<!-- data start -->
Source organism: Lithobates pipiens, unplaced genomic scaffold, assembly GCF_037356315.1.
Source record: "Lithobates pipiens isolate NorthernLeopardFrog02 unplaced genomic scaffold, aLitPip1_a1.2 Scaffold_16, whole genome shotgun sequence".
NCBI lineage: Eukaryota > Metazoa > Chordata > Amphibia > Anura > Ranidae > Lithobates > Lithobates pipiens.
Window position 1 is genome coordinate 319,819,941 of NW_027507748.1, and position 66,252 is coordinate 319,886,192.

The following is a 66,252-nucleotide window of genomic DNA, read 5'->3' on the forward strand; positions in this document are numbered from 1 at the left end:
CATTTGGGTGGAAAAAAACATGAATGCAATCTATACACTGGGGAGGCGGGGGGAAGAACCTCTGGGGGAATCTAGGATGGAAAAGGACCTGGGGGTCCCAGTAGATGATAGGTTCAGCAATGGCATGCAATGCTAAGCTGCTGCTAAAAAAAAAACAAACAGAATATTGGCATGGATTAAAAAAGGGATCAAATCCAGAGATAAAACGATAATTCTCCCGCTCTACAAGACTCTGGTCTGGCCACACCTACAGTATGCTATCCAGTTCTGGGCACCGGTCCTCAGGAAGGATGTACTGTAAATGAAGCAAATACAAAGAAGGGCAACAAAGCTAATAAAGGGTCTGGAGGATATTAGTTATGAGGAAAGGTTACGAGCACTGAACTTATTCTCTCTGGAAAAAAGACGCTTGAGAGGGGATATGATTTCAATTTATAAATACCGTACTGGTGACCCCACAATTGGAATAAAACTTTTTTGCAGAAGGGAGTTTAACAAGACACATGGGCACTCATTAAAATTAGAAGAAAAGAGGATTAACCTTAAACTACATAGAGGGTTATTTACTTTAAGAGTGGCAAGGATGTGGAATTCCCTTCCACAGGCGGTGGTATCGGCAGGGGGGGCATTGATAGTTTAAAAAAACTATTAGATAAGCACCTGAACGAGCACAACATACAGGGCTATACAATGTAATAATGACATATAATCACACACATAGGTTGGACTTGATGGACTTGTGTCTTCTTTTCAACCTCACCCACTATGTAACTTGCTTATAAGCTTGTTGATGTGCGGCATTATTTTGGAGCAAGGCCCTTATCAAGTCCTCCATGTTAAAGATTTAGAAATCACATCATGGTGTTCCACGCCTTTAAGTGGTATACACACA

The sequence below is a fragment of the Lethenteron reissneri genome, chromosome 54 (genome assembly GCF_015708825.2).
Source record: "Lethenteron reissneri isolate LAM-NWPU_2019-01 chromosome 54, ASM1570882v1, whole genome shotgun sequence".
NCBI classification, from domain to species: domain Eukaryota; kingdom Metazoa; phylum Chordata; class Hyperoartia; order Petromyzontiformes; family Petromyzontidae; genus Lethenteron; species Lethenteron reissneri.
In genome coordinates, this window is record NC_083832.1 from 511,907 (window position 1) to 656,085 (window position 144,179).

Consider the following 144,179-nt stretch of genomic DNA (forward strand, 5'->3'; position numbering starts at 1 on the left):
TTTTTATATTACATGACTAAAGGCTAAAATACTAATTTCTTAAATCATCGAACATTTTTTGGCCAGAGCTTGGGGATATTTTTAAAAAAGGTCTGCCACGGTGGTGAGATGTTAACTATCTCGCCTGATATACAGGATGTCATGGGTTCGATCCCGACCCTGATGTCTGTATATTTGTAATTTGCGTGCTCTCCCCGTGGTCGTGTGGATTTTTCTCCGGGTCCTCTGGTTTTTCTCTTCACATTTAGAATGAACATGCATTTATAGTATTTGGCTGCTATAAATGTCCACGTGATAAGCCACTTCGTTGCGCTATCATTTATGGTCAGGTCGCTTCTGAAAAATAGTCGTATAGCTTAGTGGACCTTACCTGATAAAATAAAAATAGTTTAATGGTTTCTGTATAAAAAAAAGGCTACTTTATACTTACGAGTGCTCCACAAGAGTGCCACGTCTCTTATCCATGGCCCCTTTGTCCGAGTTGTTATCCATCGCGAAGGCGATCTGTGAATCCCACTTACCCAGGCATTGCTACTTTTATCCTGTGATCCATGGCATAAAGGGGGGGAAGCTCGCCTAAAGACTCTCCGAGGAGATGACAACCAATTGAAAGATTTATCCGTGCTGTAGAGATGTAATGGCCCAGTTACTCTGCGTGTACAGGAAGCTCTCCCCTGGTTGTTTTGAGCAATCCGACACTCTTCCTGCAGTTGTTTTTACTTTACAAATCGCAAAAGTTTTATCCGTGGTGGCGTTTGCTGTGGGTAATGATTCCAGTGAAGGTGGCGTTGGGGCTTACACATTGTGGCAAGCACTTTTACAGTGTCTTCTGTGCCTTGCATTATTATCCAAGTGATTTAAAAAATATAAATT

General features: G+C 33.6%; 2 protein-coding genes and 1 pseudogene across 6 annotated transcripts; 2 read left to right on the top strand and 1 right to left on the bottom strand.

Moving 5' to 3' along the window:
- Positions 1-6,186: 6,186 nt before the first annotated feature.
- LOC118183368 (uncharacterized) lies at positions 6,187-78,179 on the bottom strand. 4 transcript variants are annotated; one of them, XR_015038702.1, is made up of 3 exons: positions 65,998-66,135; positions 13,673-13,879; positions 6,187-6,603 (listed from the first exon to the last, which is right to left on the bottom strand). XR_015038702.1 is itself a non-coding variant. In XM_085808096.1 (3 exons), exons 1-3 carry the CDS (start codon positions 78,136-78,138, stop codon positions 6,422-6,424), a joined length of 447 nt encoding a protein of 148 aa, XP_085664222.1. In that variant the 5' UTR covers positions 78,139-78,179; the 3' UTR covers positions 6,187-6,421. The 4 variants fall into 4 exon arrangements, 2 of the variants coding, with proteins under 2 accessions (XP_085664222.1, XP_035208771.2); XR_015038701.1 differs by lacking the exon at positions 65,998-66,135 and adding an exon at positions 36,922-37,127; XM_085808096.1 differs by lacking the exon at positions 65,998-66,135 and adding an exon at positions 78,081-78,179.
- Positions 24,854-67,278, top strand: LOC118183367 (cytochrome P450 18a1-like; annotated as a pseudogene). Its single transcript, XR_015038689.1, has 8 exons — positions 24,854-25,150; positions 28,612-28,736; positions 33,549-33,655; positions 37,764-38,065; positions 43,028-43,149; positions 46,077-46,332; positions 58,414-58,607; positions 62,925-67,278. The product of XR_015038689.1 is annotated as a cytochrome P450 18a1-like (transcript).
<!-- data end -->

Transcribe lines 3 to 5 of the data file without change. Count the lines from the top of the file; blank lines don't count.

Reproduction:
NCBI lineage: Eukaryota > Metazoa > Chordata > Amphibia > Anura > Ranidae > Lithobates > Lithobates pipiens.
Window position 1 is genome coordinate 319,819,941 of NW_027507748.1, and position 66,252 is coordinate 319,886,192.

The following is a 66,252-nucleotide window of genomic DNA, read 5'->3' on the forward strand; positions in this document are numbered from 1 at the left end: